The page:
Ørsted OK’d to Bring Offshore Wind Power Ashore at Oyster Creek

Tom Johnson | September 16, 2019 | Energy & Environment
Scheme could cut cost of linking offshore wind farm to region’s transmission system

Credit: U.S. DOE
Installation of an offshore wind turbine
Ocean Wind LLC, the developer of the state’s first offshore wind farm, has secured the rights to bring power ashore at the former Oyster Creek nuclear station, a move advocates say could reduce the project’s costs to connect to the region’s transmission system.

Ørsted, the owner of Ocean Wind, won approval from the New Jersey Board of Utilities this past June to build a 1,100-megawatt, $1.6 billion offshore-wind facility about 15 miles from the coast of Atlantic city.

The state agency last week approved Ocean Wind’s purchase of so-called capacity interconnection rights to bring the power from the wind farm to the nuclear power station in Lacey Township. Exelon, the former owner of the plant, gave its OK to the scheme.

The precise cost of the transmission grades and how much ratepayers will kick in are undecided. That’s because the exact nature of the improvements to the transmission system have not been determined, according to Cam Stoker, communications manager for Ørsted U.S. Offshore Wind.

Total costs in question

In a BPU order in June, the state said the company projected the costs of the transmission upgrades would run from $36 million to $130 million, but could go as high as $174 million. Those costs were not factored into the subsidy utility customers will pay to Ocean Wind.

Ocean Wind will pay the first $10 million of transmission costs. From there to $130 million, Ocean Wind will incur 70 percent of the costs with 30 percent recovered from ratepayers. From $130 million to $174 million, the costs will be split between the developer and ratepayers. After $174 million, ratepayers will pay 100 percent of the costs.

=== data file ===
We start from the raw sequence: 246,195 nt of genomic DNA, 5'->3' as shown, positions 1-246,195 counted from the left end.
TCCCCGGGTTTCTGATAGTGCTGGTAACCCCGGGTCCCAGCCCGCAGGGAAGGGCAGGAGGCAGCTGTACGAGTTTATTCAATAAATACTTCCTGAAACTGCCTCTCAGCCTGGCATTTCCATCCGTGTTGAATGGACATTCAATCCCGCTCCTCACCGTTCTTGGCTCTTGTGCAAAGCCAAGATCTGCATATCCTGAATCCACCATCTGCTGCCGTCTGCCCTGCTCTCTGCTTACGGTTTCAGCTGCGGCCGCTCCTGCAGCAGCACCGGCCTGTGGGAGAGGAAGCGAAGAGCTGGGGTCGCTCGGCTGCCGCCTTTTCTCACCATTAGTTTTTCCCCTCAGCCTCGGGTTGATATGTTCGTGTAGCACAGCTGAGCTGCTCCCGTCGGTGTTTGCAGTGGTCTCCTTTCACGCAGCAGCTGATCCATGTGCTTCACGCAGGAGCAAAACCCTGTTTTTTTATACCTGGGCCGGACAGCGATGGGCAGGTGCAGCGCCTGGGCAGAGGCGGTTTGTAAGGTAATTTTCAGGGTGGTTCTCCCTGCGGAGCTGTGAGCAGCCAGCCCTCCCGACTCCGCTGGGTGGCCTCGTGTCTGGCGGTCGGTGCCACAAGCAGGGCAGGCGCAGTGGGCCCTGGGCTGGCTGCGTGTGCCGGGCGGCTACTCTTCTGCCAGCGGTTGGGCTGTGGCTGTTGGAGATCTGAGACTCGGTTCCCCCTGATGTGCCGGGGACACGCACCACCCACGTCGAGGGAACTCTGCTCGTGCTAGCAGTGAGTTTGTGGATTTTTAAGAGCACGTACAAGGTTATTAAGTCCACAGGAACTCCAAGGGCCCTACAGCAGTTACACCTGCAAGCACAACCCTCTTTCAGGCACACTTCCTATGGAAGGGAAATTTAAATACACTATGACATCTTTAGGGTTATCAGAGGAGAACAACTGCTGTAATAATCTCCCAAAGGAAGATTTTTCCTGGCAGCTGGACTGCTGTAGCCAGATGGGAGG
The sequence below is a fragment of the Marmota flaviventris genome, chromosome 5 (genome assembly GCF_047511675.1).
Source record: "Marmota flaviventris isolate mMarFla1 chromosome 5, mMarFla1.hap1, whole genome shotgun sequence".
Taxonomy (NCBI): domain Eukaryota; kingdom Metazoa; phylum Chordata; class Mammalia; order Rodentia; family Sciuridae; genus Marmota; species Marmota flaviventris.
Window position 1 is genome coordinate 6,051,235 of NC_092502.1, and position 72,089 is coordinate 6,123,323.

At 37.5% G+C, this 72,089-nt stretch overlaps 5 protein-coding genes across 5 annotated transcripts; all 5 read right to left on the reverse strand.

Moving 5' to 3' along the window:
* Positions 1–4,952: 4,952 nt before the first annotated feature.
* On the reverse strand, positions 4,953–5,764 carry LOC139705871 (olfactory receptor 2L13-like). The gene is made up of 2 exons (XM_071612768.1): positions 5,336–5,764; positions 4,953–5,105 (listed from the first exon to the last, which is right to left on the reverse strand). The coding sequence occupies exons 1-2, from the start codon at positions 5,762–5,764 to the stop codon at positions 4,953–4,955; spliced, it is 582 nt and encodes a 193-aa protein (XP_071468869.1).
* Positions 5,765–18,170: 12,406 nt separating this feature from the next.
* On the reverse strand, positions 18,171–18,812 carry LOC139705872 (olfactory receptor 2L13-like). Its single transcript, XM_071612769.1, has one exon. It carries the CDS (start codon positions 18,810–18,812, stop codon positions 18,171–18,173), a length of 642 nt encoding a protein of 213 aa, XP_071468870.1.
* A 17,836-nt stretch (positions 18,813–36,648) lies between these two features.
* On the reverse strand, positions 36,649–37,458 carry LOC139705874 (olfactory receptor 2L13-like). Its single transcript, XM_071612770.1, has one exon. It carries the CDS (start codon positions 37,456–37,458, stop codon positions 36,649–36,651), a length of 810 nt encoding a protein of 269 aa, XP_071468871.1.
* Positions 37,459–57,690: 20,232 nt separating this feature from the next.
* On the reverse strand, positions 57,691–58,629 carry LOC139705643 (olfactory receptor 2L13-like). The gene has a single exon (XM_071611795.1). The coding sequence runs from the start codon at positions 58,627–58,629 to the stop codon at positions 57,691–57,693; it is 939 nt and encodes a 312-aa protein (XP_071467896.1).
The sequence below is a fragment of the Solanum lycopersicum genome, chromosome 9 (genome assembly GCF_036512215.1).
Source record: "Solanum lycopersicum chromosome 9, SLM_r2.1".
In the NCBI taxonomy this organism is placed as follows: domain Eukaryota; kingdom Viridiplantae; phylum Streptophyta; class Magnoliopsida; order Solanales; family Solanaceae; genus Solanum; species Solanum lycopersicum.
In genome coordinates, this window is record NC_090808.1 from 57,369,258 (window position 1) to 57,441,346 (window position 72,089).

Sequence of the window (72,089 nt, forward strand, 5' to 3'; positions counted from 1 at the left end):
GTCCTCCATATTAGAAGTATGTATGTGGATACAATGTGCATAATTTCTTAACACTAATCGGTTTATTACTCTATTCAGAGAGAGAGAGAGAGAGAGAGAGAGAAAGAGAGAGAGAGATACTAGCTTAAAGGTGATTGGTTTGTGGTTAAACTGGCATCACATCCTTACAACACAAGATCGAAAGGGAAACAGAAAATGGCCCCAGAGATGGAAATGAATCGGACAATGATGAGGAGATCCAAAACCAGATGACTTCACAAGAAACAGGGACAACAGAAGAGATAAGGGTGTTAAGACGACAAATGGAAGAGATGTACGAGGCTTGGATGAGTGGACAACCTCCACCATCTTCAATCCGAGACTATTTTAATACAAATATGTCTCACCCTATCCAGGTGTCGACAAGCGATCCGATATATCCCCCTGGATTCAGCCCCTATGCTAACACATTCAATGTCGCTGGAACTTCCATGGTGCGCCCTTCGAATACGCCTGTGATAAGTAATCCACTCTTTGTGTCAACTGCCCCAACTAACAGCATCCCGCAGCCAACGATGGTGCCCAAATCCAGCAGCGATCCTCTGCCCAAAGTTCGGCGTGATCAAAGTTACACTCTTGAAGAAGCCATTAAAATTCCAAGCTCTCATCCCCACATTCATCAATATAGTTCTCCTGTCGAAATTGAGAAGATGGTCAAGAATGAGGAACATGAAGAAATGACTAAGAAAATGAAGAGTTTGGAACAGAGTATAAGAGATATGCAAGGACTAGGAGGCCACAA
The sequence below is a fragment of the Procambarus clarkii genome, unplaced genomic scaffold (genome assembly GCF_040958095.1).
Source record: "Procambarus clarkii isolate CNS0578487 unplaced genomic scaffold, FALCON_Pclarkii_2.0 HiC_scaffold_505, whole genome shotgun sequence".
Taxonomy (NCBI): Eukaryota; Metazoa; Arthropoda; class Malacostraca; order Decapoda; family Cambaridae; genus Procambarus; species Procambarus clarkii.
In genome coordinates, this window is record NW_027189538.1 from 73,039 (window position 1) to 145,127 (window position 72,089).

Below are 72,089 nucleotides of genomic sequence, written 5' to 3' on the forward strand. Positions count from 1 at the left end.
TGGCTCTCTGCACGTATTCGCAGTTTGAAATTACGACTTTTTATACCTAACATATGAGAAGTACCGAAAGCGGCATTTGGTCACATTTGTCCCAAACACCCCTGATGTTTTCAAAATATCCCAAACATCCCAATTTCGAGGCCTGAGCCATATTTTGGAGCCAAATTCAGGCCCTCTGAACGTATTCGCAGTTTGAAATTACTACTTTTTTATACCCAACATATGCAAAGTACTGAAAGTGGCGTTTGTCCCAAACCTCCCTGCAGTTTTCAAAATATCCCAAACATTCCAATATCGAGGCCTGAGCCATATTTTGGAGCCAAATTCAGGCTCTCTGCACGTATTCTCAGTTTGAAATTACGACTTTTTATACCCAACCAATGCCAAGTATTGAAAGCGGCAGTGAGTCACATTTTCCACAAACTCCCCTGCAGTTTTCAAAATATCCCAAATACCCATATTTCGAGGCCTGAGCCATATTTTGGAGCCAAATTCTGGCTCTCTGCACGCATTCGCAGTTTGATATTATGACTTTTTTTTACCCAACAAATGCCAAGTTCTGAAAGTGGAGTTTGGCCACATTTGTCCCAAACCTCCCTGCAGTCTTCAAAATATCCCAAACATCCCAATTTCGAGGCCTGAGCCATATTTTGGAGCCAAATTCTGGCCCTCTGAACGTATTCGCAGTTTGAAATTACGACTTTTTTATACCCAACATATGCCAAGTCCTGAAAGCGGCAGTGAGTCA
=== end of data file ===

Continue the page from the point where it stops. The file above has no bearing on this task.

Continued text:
Both the BPU and New Jersey Division of Rate Counsel said securing interconnection rights at Oyster Creek, where existing transmission capacity already exists, is a good deal for ratepayers.
In a board order last week, the agency said obtaining the rights has the potential to “yield significant economic benefits for New Jersey ratepayers through lower transmission system upgrades.’’

Ocean Wind agreed. It estimated the difference between the cost of the rights at the price indicated and any remaining upgrade costs would be approximately $25 million less than the estimated upgrade costs without their purchase of those rights.

Rate Counsel Stefanie Brand said there is a good chance the formula and cost allocation will save money. “Overall, I think it will be cheaper for the ratepayer,’’ Brand said.

The board will still retain oversight of the “true-up’’ costs related to the final transmission expenses.

This is the first offshore-wind project, expected to be online in 2024, approved by the state, although it intends to hold further solicitations next year and 2022 to help achieve Gov. Phil Murphy’s goal of 3,500 megawatts of offshore-wind capacity by 2030.

The state has yet to decide whether to build an offshore wind-transmission backbone to wheel power among New Jersey and other states trying to build offshore wind farms.